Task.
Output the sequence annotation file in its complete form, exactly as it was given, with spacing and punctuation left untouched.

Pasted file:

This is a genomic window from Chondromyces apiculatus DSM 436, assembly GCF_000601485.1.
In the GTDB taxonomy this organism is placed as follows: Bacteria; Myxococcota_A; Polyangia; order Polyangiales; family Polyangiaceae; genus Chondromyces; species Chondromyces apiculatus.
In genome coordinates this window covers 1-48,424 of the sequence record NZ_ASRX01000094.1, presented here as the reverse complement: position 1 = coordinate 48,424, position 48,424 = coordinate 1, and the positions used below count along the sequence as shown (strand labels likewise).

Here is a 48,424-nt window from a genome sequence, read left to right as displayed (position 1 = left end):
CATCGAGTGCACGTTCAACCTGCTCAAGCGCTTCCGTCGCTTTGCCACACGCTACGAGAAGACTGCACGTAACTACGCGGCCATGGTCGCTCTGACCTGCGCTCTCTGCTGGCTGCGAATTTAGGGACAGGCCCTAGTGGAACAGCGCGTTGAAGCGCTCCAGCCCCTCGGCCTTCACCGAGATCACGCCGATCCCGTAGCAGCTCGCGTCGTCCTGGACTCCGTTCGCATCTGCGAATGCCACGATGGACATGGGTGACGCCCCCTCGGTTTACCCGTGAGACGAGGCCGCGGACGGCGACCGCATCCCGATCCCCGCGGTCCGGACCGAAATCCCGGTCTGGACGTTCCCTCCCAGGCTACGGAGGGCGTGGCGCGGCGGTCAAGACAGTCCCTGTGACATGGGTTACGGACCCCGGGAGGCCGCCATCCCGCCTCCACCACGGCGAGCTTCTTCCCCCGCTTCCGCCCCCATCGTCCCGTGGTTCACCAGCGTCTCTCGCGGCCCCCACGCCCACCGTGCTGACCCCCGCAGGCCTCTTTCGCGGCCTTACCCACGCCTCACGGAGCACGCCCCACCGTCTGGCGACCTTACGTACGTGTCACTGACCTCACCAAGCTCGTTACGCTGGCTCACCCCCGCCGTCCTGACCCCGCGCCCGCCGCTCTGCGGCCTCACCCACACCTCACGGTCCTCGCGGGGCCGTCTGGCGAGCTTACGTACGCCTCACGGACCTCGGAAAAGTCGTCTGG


This is a genomic window from Chondromyces apiculatus DSM 436, assembly GCF_000601485.1.
In the GTDB taxonomy this organism is placed as follows: Bacteria; Myxococcota_A; Polyangia; order Polyangiales; family Polyangiaceae; genus Chondromyces; species Chondromyces apiculatus.
In genome coordinates this window covers 1-48,424 of the sequence record NZ_ASRX01000094.1, presented here as the reverse complement: position 1 = coordinate 48,424, position 48,424 = coordinate 1, and the positions used below count along the sequence as shown (strand labels likewise).

Here is a 48,424-nt window from a genome sequence, read left to right as displayed (position 1 = left end):
CATCGAGTGCACGTTCAACCTGCTCAAGCGCTTCCGTCGCTTTGCCACACGCTACGAGAAGACTGCACGTAACTACGCGGCCATGGTCGCTCTGACCTGCGCTCTCTGCTGGCTGCGAATTTAGGGACAGGCCCTAGTGGAACAGCGCGTTGAAGCGCTCCAGCCCCTCGGCCTTCACCGAGATCACGCCGATCCCGTAGCAGCTCGCGTCGTCCTGGACTCCGTTCGCATCTGCGAATGCCACGATGGACATGGGTGACGCCCCCTCGGTTTACCCGTGAGACGAGGCCGCGGACGGCGACCGCATCCCGATCCCCGCGGTCCGGACCGAAATCCCGGTCTGGACGTTCCCTCCCAGGCTACGGAGGGCGTGGCGCGGCGGTCAAGACAGTCCCTGTGACATGGGTTACGGACCCCGGGAGGCCGCCATCCCGCCTCCACCACGGCGAGCTTCTTCCCCCGCTTCCGCCCCCATCGTCCCGTGGTTCACCAGCGTCTCTCGCGGCCCCCACGCCCACCGTGCTGACCCCCGCAGGCCTCTTTCGCGGCCTTACCCACGCCTCACGGAGCACGCCCCACCGTCTGGCGACCTTACGTACGTGTCACTGACCTCACCAAGCTCGTTACGCTGGCTCACCCCCGCCGTCCTGACCCCGCGCCCGCCGCTCTGCGGCCTCACCCACACCTCACGGTCCTCGCGGGGCCGTCTGGCGAGCTTACGTACGCCTCACGGACCTCGGAAAAGTCGTCTGG